EJS Recaps Support for AFRICOM
President Ellen Johnson Sirleaf has reiterated her support for the establishment of the United States’ Strategic Command Post for Africa (AFRICOM) in Liberia, amidst public fears and concerns that the US-AFRICOM may be putting Liberia’s territories at risk.
Critics had argued that the US-AFRICOM may just be using Liberia as transit point to carry out US strategic missions on the continent and elsewhere, which they believe may consequently make Liberia a vulnerable place.
But President Sirleaf argued, “I don’t see it as a force that would incite violence or militarism. I see it as a force that would train our own military personnel, giving them the capacity to do things.”
In a chart with journalists in New York last Friday, September 28, 2012,the Liberian leader argued further that while there was protest about this before, she thinks in light of drug trafficking, child trafficking and piracy in Liberia and surroundings, the presence [of AFRICOM] is much appreciated today.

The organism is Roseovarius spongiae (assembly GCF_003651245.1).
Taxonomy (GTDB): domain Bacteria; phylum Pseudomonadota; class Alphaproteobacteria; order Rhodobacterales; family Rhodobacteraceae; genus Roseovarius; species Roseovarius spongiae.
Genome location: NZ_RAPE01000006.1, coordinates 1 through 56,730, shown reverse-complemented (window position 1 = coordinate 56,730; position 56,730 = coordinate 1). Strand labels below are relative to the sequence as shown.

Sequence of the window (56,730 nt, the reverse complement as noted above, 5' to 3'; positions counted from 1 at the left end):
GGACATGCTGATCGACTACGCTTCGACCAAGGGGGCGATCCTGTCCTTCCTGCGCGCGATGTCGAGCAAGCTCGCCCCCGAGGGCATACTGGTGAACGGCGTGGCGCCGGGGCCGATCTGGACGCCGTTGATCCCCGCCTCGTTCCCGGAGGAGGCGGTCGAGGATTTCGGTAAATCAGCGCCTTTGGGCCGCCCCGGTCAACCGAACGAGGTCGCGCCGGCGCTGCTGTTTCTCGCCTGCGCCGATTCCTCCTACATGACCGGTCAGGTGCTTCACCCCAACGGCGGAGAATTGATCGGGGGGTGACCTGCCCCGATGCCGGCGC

“…Because it [AFRICOM] has good effects of promoting infrastructure development for the country and training military personnel not only in Liberia but also the sub-region and beyond,” said President Sirleaf.
She insisted that the US is Liberia’s number one partner on the question of foreign governments’ contributions to Liberia’s reconstruction and development efforts. She named security, health, education and institution-building and infrastructure sectors as prime areas of the United States’ assistance to Liberia.
A dispatch from New York said President Sirleaf however named other partners, including the People’s Republic of China, Germany, Norway, other traditional partners and multilateral institutions that are also assisting Liberia’s reconstruction drives.
Notwithstanding, the Liberian leader has expressed hope that the value of ownership participation can be inculcated into Liberians. She observed that too often, Liberia gets support and as a result, citizens tend to get complacent and let their partners determine their destiny and dictate priorities.
She however warned, “That has to change. Liberians have to take responsibility for their country’s development.” President Sirleaf believes that if such message can be sent to Liberia’s younger generation, who will be assuming leadership over the next few years, then the sustainability of government’s effort will be secured.